Memorial Day is set aside to remember those soldiers who lost their lives while serving in our military. My husband’s GreatGrandfather, Jesse Padgett, was one such soldier. Telling Jesse's story also needs to include the story of his younger brother, Benjamin Padgett.
Jesse Padgett had moved from the family farm in
Hamilton County, Tennessee,
to , where he was farming in
the early 1860s. Much of what we know of
his life comes from the application filed by his widow Parthenia for a
Confederate Widow’s Pension from the state of Atlanta, Georgia Georgia.(1)
|State of Georgia Confederate Widow's Pension Application for Parthenia Padgett|
Although family stories indicate that both Jesse and Parthenia were opposed to slavery, Jesse enlisted as a Confederate soldier on 20 August 1861. He served in Company H of the 7th Regiment of the Georgia Infantry, also know as the Roswell Guards.
In late December of 1861 Jesse was serving with the Roswell Guards in
seeing action at Manassas Junction.
According to Parthenia’s pension application, Jesse contracted typhus
fever after which he was moved to the military hospital at ,
where he died on 2 January 1862. Like so many during the Civil War, Jesse died as a result of disease and / or
sanitary conditions rather than from an actual battlefield wound. Richmond, Virginia
Some records indicate that Jesse was buried in the Confederate Section of the
Military Cemetery in , but specific documentation
has proved difficult to locate. His widow Parthenia was left to raise their four
children, five-year old twin son and daughter, a three-year old daughter, and a
year-old son. She never remarried, and
following The Battle of Atlanta in 1964, according to family stories, she loaded all
the family possessions into a wagon and moved the family to Richmond,
where some of her relatives lived. Parthenia lived in Gordon County until her death in 1898. Gordon County, Georgia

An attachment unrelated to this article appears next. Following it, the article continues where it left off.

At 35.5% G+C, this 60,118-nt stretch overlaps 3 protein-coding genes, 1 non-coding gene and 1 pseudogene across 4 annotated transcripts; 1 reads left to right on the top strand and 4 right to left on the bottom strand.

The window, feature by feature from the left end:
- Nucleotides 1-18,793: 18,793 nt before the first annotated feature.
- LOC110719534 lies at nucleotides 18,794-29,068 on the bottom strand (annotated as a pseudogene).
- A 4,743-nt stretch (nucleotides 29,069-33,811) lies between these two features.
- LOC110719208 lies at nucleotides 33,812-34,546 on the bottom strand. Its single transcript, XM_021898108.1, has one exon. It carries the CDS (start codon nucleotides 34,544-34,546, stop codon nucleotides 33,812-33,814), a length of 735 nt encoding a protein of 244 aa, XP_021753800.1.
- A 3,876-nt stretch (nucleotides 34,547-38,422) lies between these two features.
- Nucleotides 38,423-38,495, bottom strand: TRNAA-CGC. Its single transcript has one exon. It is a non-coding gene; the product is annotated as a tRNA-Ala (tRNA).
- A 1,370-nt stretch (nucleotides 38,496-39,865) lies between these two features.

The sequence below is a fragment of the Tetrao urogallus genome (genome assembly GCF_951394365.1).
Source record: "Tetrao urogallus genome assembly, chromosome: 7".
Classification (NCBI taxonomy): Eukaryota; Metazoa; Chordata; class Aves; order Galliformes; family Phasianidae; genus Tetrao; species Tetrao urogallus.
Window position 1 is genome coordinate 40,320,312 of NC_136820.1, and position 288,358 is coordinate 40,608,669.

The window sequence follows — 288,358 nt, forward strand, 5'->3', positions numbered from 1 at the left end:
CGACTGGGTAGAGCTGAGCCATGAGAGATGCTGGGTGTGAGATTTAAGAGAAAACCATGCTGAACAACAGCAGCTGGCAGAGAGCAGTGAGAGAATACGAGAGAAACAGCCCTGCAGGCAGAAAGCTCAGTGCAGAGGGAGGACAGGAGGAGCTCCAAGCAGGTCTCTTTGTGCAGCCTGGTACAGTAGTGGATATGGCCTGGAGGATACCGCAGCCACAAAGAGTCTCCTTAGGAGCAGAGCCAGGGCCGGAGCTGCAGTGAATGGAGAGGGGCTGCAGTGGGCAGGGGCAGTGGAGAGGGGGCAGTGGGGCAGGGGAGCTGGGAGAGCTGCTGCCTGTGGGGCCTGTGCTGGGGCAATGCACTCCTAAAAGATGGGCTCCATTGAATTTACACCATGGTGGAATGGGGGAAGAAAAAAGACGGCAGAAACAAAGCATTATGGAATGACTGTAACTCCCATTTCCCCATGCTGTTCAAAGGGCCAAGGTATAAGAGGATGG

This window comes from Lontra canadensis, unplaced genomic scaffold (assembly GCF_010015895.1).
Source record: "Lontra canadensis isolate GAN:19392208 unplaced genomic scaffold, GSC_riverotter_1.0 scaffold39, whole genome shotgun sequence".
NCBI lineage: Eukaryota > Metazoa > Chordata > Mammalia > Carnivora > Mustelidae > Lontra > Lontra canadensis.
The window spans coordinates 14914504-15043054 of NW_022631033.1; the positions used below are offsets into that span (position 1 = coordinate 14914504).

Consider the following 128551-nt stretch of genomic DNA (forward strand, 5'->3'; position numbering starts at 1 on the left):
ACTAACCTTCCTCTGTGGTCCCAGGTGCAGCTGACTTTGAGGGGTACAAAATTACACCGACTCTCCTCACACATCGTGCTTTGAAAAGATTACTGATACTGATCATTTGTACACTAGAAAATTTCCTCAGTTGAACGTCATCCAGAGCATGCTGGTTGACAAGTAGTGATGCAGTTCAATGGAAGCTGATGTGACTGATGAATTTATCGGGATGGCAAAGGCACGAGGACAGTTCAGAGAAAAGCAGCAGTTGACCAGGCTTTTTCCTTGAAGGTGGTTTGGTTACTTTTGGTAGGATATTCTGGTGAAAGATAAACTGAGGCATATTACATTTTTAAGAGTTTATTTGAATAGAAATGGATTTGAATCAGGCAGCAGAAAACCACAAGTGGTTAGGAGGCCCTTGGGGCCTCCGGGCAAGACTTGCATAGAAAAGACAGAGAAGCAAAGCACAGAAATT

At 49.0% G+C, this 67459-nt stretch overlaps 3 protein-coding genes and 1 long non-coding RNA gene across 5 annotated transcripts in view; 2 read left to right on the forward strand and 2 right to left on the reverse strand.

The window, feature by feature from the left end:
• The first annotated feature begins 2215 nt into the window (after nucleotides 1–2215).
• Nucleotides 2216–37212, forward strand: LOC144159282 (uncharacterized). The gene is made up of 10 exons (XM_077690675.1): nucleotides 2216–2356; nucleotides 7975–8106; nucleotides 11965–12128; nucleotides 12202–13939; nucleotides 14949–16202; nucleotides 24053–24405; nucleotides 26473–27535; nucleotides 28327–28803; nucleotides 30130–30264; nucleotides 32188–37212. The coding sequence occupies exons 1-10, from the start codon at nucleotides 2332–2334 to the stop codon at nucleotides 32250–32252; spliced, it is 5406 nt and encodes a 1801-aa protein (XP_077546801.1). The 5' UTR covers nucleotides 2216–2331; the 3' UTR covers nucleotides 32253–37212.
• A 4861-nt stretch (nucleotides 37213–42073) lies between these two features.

But this is also the tale of Jesse’s younger brother, Benjamin. According to the 1860 census, Benjamin was a medical student still living with his family in
His life took a different turn as he enlisted to serve in the Fourth Tennessee
Cavalry of the Union Army in December of 1862, less than a year following the
death of his brother Jesse who had served in the Confederate Army.(2) Benjamin served as a doctor in the Union forces,
an occupation he continued after the Civil War.
He also served several terms in the Tennessee State Legislature. Following his death in 1907, Benjamin was
buried in the Hamilton County, Tennessee Chattanooga [ Tennessee]
. National Cemetery
Living in East Tennessee for many years, I have heard and read of numerous situations in which families were torn as they had relatives serving in both the Confederate and
Union forces. This was true for the Padgett family, two
brothers, enlisting to fight in support of two different causes, two
different outcomes for each brother and his family, two different burial
places. But two brothers, both willing
to serve and even die for their country.
(1) "Georgia, Confederate Pension Applications, 1879-1960," database and images. Ancestry.com (http://www.ancestry.com : accessed 26 May 2013); citing Confederate Pension Applications,Georgia Confederate Pension Office, RG 58-1-1, Georga Archives.
(2) John Wilson, "The Padgetts Were Pioneer of Ooltewah," The Chattanoogan.com, 19 Feb 2006, (http://www.chattanoogan.com/2006/2/19/80638/Padgetts-Were-Pioneers-of-Ooltewah.aspx : accessed 26 May 2013).
(3) United States Department of Veterans Affairs. "National Gravesite Locator." http://gravelocator.cem.va.gov/index.html : 2013.